Local Government Revenue Sources - Counties

County governments throughout the United States collect revenue from a variety of sources including taxes, user charges, intergovernmental payments, and various other sources. Depending on specific services offered by the County and the unique regulatory and political environment the specific source of revenue can vary considerably from government to government. GFOA has prepared the following revenue dashboards for all County governments in the United States.

Major Revenue Sources for U.S. Counties

The following image shows revenue sources for all county governments in the United States. The top image shows aggregate revenue and can be filtered by state or population size. The bottom image can be filtered to highlight any specific county.

Source: U.S. Census Data (2017)

For all counties in the U.S., the largest revenues sources are 1) aid from the state, 2) property taxes, 3) user charges, and 4) sales and use taxes.

Individual revenue diversification in any one county will vary and GFOA has noted trends for counties by population size and specific state.

Revenue from Local Taxes

The following interactive dashboards show the portion of revenue collected from local taxes, including property taxes, sales and gross receipts taxes, local income taxes, and excise taxes. In addition, the charts show how common it is for counties to rely on each revenue source.

Note: If revenue is collected at the state level as a tax (for example as a sales tax) and then distributed to county governments at a later point, that revenue has been categorized as intergovernmental aid.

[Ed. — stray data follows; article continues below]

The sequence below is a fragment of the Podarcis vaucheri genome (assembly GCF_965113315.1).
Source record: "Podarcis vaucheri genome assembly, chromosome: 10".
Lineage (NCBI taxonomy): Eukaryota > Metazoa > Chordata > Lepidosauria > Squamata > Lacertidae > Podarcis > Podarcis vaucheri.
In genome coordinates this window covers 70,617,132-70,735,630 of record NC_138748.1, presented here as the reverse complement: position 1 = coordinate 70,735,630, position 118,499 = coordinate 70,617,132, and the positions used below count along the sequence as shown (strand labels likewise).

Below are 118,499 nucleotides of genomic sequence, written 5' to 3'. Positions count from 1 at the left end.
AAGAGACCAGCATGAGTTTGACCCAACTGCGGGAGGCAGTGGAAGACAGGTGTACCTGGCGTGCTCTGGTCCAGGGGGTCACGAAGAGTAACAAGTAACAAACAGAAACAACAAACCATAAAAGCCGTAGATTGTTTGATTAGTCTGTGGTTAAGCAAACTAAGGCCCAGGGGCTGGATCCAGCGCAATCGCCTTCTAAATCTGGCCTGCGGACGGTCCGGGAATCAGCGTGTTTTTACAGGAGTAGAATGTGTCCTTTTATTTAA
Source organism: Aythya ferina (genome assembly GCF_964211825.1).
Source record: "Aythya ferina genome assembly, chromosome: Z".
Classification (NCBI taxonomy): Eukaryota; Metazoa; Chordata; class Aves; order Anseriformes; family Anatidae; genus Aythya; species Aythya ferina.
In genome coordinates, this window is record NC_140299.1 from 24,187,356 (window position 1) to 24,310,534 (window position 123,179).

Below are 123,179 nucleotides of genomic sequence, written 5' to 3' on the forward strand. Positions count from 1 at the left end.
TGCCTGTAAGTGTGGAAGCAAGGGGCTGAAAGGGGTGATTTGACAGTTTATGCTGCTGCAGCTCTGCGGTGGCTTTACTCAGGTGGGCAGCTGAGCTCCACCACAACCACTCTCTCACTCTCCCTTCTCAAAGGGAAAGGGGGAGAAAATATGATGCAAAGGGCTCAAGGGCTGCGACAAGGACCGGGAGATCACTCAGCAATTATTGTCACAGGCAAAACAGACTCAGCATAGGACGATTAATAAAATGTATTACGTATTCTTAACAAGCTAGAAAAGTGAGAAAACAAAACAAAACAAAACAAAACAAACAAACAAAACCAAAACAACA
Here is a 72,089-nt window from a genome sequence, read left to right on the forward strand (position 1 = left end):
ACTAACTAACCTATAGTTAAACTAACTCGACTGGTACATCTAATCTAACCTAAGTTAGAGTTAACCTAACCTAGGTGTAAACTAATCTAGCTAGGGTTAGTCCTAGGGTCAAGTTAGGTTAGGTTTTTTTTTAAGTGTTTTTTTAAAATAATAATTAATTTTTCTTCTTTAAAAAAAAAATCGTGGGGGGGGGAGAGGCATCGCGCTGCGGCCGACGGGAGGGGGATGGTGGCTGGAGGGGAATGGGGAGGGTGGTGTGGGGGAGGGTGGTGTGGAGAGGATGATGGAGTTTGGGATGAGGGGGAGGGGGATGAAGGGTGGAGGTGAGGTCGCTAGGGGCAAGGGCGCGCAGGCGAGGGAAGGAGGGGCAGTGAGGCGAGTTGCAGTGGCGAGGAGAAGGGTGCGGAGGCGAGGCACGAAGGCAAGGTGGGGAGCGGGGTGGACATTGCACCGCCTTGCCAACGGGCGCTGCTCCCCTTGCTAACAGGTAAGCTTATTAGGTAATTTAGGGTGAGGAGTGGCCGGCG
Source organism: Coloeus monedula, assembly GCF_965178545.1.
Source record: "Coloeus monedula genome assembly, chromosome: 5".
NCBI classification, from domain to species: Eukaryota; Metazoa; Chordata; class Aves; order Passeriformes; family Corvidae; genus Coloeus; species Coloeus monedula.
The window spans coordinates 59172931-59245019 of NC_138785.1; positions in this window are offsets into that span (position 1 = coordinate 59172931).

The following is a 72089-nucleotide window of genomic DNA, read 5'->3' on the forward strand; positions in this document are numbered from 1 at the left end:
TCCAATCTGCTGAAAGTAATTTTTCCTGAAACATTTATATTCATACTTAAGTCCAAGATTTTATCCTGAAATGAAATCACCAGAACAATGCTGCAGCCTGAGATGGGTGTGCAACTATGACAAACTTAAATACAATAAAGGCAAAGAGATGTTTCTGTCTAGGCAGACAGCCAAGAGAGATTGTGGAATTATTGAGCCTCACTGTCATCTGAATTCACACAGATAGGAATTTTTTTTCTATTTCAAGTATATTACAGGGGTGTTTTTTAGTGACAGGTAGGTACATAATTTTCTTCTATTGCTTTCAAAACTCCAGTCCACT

Source: U.S. Census Data (2017)

Revenue from Other Governments

The dashboards in this section show the revenue collected by counties from federal and state aid programs. In many cases, the revenue is tied to specific services the county provides.

Source: U.S. Census Data (2017)

Revenue from User Fees and Charges

User charges and fees result from enterprise type activities and specific services provided to customers in exchange for a payment. Revenue aggregated as a user fee or charge includes utilities fees for water, wastewater, gas, electric or solid waster services, transit operations, tuition, highway tolls, parks and recreation programs, and other fee based services provided by counties.

Revenue from Fines

In addition to user charges, governments collect revenue from fines and forfeitures. Unlike user charges or fees, fines generally should not be used with the goal of raising revenues. Rather, fines are meant to punish transgressors and deter potential transgressors. Forfeitures are when a citizen’s private property is confiscated. Similar to a fine, forfeitures are used as a deterrent or punishment. Unlike fines, the resource taken from the citizen may not be monetary— a citizen might forfeit other types of property.

The following dashboards indicate the share of revenue for each county that is generated from fees and forfeitures including a highlight for the counties that generate more than 10% of their revenue from this source.